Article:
China will hopefully achieve its annual steel and coal capacity reduction goals ahead of schedule this year, the country's top economic planner said on Tuesday, as local authorities have intensified efforts in recent months due to pressure from the central government.
By the end of September, China had accomplished over 80 percent of its goals for steel and coal production cuts, the National Development and Reform Commission (NDRC) told a press conference.
China is the world's largest producer and consumer of steel and coal. Cutting overcapacity is high on the central government's reform agenda as the two industries have long been plagued by overcapacity and have become a major drag on China's growth in recent years.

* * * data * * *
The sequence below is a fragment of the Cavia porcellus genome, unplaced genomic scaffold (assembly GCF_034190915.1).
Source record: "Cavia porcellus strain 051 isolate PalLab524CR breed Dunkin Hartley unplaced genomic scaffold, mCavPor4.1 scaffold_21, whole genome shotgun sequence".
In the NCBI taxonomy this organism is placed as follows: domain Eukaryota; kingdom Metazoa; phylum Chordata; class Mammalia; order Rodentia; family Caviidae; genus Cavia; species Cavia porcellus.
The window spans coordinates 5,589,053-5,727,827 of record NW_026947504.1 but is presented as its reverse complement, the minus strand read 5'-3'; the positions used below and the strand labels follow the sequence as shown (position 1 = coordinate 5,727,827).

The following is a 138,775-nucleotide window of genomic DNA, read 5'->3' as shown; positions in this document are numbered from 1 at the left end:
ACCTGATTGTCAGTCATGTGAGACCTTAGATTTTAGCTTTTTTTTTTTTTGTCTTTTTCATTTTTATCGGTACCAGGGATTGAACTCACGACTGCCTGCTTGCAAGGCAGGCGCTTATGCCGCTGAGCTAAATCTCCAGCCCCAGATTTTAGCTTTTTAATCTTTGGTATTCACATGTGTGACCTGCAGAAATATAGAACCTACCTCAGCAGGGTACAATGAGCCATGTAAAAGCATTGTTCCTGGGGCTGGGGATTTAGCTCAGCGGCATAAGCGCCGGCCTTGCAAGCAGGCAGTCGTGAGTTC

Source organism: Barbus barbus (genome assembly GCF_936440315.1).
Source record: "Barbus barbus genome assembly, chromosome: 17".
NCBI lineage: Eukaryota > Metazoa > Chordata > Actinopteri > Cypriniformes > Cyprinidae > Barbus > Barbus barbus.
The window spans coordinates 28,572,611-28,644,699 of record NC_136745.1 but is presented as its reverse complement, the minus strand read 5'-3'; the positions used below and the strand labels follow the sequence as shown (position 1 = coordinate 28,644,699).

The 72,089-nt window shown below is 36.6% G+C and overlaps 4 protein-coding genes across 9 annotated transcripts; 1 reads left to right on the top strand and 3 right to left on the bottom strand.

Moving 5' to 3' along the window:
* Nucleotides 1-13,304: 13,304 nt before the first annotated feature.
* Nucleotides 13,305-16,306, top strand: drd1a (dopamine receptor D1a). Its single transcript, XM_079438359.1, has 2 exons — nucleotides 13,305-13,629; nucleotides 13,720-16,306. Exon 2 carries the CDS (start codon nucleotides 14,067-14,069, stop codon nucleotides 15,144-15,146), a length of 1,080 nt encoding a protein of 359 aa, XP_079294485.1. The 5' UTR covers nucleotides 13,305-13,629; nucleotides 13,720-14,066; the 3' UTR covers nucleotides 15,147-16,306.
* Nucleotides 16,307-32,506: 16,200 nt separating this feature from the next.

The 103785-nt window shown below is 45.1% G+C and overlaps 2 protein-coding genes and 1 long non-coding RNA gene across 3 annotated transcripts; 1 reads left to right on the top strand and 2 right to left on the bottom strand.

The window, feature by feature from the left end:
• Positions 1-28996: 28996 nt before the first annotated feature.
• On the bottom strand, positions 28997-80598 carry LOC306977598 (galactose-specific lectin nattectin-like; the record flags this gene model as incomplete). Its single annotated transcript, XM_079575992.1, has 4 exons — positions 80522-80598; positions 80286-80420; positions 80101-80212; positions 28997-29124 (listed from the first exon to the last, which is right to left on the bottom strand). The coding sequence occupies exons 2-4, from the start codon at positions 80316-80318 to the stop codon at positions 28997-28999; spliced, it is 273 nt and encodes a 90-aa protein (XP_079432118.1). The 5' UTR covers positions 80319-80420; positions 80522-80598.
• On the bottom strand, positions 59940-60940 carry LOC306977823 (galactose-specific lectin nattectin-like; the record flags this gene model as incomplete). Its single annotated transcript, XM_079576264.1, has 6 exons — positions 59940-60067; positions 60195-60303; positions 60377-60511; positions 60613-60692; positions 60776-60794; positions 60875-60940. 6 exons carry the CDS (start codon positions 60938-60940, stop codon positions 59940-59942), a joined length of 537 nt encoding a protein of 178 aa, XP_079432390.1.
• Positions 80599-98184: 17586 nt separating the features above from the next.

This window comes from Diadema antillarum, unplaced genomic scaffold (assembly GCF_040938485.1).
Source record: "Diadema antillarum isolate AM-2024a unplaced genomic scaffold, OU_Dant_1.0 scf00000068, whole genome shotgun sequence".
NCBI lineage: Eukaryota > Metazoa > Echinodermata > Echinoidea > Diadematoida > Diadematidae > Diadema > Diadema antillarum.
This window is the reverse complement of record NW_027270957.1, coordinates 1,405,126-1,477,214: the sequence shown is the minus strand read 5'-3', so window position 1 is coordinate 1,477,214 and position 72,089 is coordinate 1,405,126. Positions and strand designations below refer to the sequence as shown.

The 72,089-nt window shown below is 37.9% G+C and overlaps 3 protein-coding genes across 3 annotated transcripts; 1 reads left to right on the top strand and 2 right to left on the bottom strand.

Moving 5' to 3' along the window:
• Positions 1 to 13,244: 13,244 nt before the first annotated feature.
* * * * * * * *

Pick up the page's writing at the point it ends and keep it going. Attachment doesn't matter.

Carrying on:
The country has vowed to cut steel capacity by between 100 and 150 million tonnes by 2020, including 45 million tonnes in 2016. This year's coal reduction target is 250 million tonnes.
Capacity-cutting efforts have led to a recovery in both steel and coal prices. At the end of October 21, the steel composite price index stood at 79 points, up over 40 percent since the start of the year.
The Bohai-Rim Steam-Coal Price Index, a benchmark index, rose to 577 yuan (85.1 U.S. dollars) per tonne last week, the highest since the start of the year.
The price rises offered a broad positive in China's struggle to tackle high corporate debt, with producer prices rising in September for the first time in nearly five years.
The NDRC said it will continue efforts to shed unnecessary production capacity in steel and coal to facilitate structural overhaul in the long term.